Azerbaijan says it has sent tons of food aid and hygiene products to the disputed Nagorno-Karabakh region, days after a cease-fire was reached between Baku and ethnic Armenian separatists.
Azerbaijan on Friday said it had sent 20 tons of humanitarian cargo to the disputed Nagorno-Karabakh region.
Nagorno-Karabakh is within Azerbaijan’s internationally recognized borders but had been governed by ethnic Armenian separatists since a war in the 1990s, following the dissolution of the Soviet Union.
A cease-fire between the two parties was reached on Wednesday, and on Thursday Armenian separatists were in negotiations with the Azerbaijani government.
What aid has Azerbaijan sent to Nagorno-Karabakh?
Azerbaijan’s Emergency Ministry said that the aid included two trucks full of food and hygiene products and two cars with bread.
The cargo had been sent from the western Agdam region, which borders the disputed Nagorno-Karabakh territory and had been occupied by Armenian separatist forces until it was retaken by Baku in 2020.
“The cargo will be delivered along the already operating Agdam-Khankedi road to its destination and will be distributed to the population,” the ministry said in a statement. Khankedi is the Azerbaijani name for the main city of Nagorno-Karabakh, known in Armenian as Stepanakert.
“In the future, the delivery of similar humanitarian food cargo for Armenians in Karabakh will be ensured.”
Hikmet Hajiyev, a foreign policy adviser for Azerbaijani President Ilham Aliyev, told the Reuters news agency that the cargo had been sent at the request of local Armenians in the region.
The 120,000 people who live in Nagorno-Karabakh have faced shortages of medicine and food since Azerbaijan implemented a blockade on the main road connecting the region with Armenia last year.
Baku to offer ‘amnesty’ — presidential adviser
Hajiyev said that Baku was considering offering amnesty to ethnic Armenian fighters in Nagorno-Karabakh.
“Even with regard to former militaries and combatants, if they can be classified in such a way, and even for them we are envisaging an amnesty or alluding to an amnesty as well,” he said.
He said that while certain army groups will likely continue to mount resistance against Azerbaijani rule, Baku did not consider this to be a “big security challenge.”
“Of course this will cause certain challenges and difficulties but not on a such a big scale,” he said.
Hajiyev insisted that Baku will provide for the rights and security of the Armenian population of Nagorno-Karabakh in line with the constitution of Azerbaijan.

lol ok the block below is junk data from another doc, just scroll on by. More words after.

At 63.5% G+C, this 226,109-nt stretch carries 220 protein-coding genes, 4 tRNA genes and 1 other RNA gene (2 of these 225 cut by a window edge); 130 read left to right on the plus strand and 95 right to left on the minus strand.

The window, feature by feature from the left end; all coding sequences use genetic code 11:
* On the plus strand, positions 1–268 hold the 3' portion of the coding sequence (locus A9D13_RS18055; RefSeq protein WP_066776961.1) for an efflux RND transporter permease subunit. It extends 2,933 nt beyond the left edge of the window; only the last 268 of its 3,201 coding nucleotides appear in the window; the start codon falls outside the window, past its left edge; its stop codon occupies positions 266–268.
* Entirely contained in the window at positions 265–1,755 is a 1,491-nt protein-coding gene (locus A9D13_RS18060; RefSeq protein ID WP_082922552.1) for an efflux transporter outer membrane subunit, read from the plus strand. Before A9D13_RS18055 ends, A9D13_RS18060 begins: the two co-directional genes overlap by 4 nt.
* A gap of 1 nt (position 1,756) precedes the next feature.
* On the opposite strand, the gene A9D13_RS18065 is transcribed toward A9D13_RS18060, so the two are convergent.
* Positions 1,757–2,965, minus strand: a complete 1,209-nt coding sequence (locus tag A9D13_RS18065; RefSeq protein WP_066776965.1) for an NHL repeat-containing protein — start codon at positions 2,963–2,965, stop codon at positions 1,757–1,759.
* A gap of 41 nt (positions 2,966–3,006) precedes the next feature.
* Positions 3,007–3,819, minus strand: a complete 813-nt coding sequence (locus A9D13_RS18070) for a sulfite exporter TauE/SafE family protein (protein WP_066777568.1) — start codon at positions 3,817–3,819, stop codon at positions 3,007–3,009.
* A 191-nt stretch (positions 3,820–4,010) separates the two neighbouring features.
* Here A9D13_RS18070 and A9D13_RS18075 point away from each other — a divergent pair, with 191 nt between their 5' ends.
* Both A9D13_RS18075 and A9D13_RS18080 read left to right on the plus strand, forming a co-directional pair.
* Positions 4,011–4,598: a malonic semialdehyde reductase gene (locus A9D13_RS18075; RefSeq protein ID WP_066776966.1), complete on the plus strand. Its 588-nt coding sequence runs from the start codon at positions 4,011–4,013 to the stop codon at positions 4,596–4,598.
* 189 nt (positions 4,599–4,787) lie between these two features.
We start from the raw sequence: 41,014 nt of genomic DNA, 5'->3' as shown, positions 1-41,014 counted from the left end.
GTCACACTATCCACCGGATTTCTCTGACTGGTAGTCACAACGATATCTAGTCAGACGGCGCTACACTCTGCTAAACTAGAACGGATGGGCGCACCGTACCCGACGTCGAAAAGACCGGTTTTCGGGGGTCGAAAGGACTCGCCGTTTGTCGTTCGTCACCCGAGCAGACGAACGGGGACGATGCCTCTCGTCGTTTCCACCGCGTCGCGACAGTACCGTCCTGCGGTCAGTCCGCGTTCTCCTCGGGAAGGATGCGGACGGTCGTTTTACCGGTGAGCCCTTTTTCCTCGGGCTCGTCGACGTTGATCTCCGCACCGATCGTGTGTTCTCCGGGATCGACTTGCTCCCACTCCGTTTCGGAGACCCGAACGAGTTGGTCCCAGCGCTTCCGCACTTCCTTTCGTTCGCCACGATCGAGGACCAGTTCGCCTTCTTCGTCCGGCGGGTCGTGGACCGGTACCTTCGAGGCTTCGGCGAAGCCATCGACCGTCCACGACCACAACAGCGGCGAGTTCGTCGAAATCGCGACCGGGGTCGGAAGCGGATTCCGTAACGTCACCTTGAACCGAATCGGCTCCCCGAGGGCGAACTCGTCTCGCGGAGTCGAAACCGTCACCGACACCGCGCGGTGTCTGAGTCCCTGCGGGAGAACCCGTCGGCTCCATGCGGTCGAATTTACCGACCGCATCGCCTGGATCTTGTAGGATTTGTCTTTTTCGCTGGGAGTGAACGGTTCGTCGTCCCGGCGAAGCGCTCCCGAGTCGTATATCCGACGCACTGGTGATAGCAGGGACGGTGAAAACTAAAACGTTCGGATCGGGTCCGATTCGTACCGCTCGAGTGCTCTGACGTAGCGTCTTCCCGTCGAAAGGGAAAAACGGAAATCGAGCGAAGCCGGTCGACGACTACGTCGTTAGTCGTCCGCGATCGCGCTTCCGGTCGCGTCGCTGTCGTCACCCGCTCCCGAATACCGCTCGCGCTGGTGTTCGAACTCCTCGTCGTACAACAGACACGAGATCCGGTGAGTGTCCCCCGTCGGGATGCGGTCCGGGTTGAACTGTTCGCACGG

While Azerbaijan’s constitution enshrines the rights of ethnic minorities to use their languages, it does not contemplate any specific form of territorial autonomy for the Nagorno-Karabakh region. Baku abolished Nagorno-Karabakh’s autonomy in 1991 after regional lawmakers voted to join Armenia.
Armenia open to thousands of refugees
Also on Friday, Armenian Prime Minister Nikol Pashinyan said that preparations had been made to accommodate tens of thousands of Armenian refugees from Nagorno-Karabakh if it becomes impossible for them to stay there.
“If the situation doesn’t improve, then the [refugee] problem will be on our agenda,” he was cited by Russian official news agency RIA Novosti as saying. He added that there were 40,000 spaces available for refugee accommodation and that access to food and medicine had been ensured.
However, he said that his primary goal was “to make sure our compatriots have the possibility to live in their homes without fear, in safety.”
“There is a hope that the humanitarian situation could improve,” he said.
Yerevan says it could take in tens of thousands of ethnic Armenian refugees Image: Russian Defence Ministry/TASS/IMAGO
Opposition rallies continue in Yerevan
Anti-government protesters took to the streets in Armenia’s capital on Friday over the government’s handling of the Nagorno-Karabakh conflict.
Mass rallies broke out on Wednesday after Nagorno-Karabakh separatist forces agreed to lay down their arms.
Opposition parties have accused Pashinyan of making too many concessions to Azerbaijan and are demanding he resign.
On Friday, smaller groups of protesters blocked streets across Yerevan and vowed to hamper a cabinet meeting set to be held later in the day. During the protests, police detained organizer and lawmaker Andranik Tevenyan, who belongs to the opposition Armenia Alliance faction.
sdi/rs (Reuters, Interfax, AFP)